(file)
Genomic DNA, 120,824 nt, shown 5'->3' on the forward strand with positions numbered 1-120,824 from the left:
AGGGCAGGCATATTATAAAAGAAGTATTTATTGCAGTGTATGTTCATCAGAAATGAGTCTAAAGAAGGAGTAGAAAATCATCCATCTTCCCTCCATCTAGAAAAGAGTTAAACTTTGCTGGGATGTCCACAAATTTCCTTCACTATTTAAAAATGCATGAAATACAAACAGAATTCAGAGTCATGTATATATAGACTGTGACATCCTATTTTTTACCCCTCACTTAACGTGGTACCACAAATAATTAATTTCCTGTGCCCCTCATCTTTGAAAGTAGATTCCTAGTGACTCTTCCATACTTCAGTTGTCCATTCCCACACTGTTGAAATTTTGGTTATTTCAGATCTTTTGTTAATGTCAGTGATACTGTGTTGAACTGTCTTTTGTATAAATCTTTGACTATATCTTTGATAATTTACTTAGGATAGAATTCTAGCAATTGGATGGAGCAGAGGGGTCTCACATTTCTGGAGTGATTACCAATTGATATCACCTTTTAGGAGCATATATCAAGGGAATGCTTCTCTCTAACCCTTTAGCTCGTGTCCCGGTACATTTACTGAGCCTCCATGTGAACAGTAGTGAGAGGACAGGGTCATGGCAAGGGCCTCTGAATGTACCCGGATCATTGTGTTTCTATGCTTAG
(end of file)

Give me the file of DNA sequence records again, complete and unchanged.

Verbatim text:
Genomic DNA, 120,824 nt, shown 5'->3' on the forward strand with positions numbered 1-120,824 from the left:
AGGGCAGGCATATTATAAAAGAAGTATTTATTGCAGTGTATGTTCATCAGAAATGAGTCTAAAGAAGGAGTAGAAAATCATCCATCTTCCCTCCATCTAGAAAAGAGTTAAACTTTGCTGGGATGTCCACAAATTTCCTTCACTATTTAAAAATGCATGAAATACAAACAGAATTCAGAGTCATGTATATATAGACTGTGACATCCTATTTTTTACCCCTCACTTAACGTGGTACCACAAATAATTAATTTCCTGTGCCCCTCATCTTTGAAAGTAGATTCCTAGTGACTCTTCCATACTTCAGTTGTCCATTCCCACACTGTTGAAATTTTGGTTATTTCAGATCTTTTGTTAATGTCAGTGATACTGTGTTGAACTGTCTTTTGTATAAATCTTTGACTATATCTTTGATAATTTACTTAGGATAGAATTCTAGCAATTGGATGGAGCAGAGGGGTCTCACATTTCTGGAGTGATTACCAATTGATATCACCTTTTAGGAGCATATATCAAGGGAATGCTTCTCTCTAACCCTTTAGCTCGTGTCCCGGTACATTTACTGAGCCTCCATGTGAACAGTAGTGAGAGGACAGGGTCATGGCAAGGGCCTCTGAATGTACCCGGATCATTGTGTTTCTATGCTTAG